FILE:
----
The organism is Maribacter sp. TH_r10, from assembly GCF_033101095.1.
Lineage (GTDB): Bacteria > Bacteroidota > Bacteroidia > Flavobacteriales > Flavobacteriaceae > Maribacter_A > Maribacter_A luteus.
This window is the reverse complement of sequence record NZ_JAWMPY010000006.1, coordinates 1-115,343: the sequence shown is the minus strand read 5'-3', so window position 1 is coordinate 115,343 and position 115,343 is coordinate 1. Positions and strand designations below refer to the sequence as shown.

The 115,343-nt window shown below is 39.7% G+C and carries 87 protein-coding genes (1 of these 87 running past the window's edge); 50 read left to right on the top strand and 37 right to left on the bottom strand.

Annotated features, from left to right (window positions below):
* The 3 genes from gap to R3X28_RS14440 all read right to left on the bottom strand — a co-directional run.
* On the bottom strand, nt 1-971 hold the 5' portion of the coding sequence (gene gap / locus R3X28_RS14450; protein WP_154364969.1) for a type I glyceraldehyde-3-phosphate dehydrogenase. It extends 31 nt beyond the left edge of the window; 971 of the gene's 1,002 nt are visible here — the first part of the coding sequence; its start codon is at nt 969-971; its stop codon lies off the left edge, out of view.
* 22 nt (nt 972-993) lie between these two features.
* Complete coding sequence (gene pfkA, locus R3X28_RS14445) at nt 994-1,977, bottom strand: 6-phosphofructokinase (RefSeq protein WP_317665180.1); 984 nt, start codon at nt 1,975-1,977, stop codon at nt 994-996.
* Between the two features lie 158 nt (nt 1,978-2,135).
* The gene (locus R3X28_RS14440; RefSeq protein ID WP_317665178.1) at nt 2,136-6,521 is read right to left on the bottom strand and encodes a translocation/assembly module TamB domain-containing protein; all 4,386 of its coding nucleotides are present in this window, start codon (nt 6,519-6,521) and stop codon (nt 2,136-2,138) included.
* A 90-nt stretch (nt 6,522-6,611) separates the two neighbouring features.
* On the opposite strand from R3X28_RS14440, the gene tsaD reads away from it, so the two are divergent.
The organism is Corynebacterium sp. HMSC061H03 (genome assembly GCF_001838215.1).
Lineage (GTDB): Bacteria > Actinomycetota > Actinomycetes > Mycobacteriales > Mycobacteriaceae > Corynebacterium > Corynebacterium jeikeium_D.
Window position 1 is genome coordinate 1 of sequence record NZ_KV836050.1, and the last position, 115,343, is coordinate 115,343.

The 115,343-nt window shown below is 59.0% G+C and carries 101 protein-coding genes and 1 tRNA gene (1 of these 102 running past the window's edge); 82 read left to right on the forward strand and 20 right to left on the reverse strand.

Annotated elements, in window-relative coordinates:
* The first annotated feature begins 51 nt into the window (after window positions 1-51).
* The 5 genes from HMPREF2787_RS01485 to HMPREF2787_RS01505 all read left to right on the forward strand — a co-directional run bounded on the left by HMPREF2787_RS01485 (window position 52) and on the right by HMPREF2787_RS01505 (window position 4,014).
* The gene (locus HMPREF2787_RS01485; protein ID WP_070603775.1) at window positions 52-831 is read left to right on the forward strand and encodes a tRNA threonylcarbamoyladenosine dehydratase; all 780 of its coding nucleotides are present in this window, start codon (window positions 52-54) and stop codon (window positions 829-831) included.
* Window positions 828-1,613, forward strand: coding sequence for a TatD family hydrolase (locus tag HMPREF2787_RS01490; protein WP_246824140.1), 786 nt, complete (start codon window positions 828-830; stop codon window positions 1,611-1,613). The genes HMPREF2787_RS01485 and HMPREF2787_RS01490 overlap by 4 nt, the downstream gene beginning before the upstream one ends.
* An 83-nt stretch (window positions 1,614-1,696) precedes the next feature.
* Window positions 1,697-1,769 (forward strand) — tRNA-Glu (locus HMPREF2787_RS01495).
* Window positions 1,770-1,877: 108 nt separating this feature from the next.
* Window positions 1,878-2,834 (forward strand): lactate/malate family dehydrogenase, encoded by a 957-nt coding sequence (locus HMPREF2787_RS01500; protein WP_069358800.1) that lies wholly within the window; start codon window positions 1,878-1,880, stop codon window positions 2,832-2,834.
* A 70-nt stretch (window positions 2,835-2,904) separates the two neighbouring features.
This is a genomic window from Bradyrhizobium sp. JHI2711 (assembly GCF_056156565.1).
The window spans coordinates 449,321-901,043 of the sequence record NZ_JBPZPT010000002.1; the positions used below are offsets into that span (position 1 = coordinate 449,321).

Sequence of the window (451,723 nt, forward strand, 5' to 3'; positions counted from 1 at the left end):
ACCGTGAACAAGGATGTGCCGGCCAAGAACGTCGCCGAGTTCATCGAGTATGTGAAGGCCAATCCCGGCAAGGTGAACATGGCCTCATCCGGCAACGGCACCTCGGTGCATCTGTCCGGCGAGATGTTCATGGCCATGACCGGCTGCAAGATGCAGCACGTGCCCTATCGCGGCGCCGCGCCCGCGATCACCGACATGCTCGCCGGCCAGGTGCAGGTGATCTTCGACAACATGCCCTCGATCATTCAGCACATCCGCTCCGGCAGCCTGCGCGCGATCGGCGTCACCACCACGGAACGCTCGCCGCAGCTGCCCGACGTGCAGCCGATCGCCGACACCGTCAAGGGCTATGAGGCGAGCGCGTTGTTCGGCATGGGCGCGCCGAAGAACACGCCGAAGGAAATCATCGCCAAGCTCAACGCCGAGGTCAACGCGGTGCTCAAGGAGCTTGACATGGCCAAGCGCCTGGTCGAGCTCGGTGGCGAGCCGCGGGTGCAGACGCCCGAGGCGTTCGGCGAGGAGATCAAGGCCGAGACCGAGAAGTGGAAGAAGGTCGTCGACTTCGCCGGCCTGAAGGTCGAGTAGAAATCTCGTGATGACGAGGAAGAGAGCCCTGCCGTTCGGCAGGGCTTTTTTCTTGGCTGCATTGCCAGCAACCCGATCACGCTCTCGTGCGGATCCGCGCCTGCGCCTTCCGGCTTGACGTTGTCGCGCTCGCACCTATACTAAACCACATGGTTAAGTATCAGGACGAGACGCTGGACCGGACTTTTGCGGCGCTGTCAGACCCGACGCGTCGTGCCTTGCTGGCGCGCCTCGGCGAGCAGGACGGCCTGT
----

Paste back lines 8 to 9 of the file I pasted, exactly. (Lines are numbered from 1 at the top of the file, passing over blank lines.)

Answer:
* 22 nt (nt 972-993) lie between these two features.
* Complete coding sequence (gene pfkA, locus R3X28_RS14445) at nt 994-1,977, bottom strand: 6-phosphofructokinase (RefSeq protein WP_317665180.1); 984 nt, start codon at nt 1,975-1,977, stop codon at nt 994-996.